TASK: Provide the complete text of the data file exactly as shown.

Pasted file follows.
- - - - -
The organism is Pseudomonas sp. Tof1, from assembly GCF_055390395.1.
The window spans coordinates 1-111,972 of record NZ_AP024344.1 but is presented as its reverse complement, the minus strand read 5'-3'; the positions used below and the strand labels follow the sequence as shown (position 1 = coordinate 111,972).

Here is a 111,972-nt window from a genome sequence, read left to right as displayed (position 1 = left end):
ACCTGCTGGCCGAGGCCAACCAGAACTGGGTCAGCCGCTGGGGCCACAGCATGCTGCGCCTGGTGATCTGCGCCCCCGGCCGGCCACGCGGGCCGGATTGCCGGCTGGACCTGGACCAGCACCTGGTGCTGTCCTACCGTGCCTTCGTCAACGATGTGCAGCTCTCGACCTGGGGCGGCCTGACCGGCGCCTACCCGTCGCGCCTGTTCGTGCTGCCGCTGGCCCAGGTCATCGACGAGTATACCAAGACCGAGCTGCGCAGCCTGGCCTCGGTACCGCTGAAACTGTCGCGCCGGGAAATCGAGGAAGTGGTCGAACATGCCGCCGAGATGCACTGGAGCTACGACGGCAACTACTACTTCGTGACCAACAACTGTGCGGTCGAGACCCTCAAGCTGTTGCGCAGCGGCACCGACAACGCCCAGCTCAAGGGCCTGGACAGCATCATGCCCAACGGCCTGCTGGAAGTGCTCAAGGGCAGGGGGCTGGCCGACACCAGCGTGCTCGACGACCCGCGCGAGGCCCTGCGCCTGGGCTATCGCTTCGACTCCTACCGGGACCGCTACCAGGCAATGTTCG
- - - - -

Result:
The organism is Pseudomonas sp. Tof1, from assembly GCF_055390395.1.
The window spans coordinates 1-111,972 of record NZ_AP024344.1 but is presented as its reverse complement, the minus strand read 5'-3'; the positions used below and the strand labels follow the sequence as shown (position 1 = coordinate 111,972).

Here is a 111,972-nt window from a genome sequence, read left to right as displayed (position 1 = left end):
ACCTGCTGGCCGAGGCCAACCAGAACTGGGTCAGCCGCTGGGGCCACAGCATGCTGCGCCTGGTGATCTGCGCCCCCGGCCGGCCACGCGGGCCGGATTGCCGGCTGGACCTGGACCAGCACCTGGTGCTGTCCTACCGTGCCTTCGTCAACGATGTGCAGCTCTCGACCTGGGGCGGCCTGACCGGCGCCTACCCGTCGCGCCTGTTCGTGCTGCCGCTGGCCCAGGTCATCGACGAGTATACCAAGACCGAGCTGCGCAGCCTGGCCTCGGTACCGCTGAAACTGTCGCGCCGGGAAATCGAGGAAGTGGTCGAACATGCCGCCGAGATGCACTGGAGCTACGACGGCAACTACTACTTCGTGACCAACAACTGTGCGGTCGAGACCCTCAAGCTGTTGCGCAGCGGCACCGACAACGCCCAGCTCAAGGGCCTGGACAGCATCATGCCCAACGGCCTGCTGGAAGTGCTCAAGGGCAGGGGGCTGGCCGACACCAGCGTGCTCGACGACCCGCGCGAGGCCCTGCGCCTGGGCTATCGCTTCGACTCCTACCGGGACCGCTACCAGGCAATGTTCG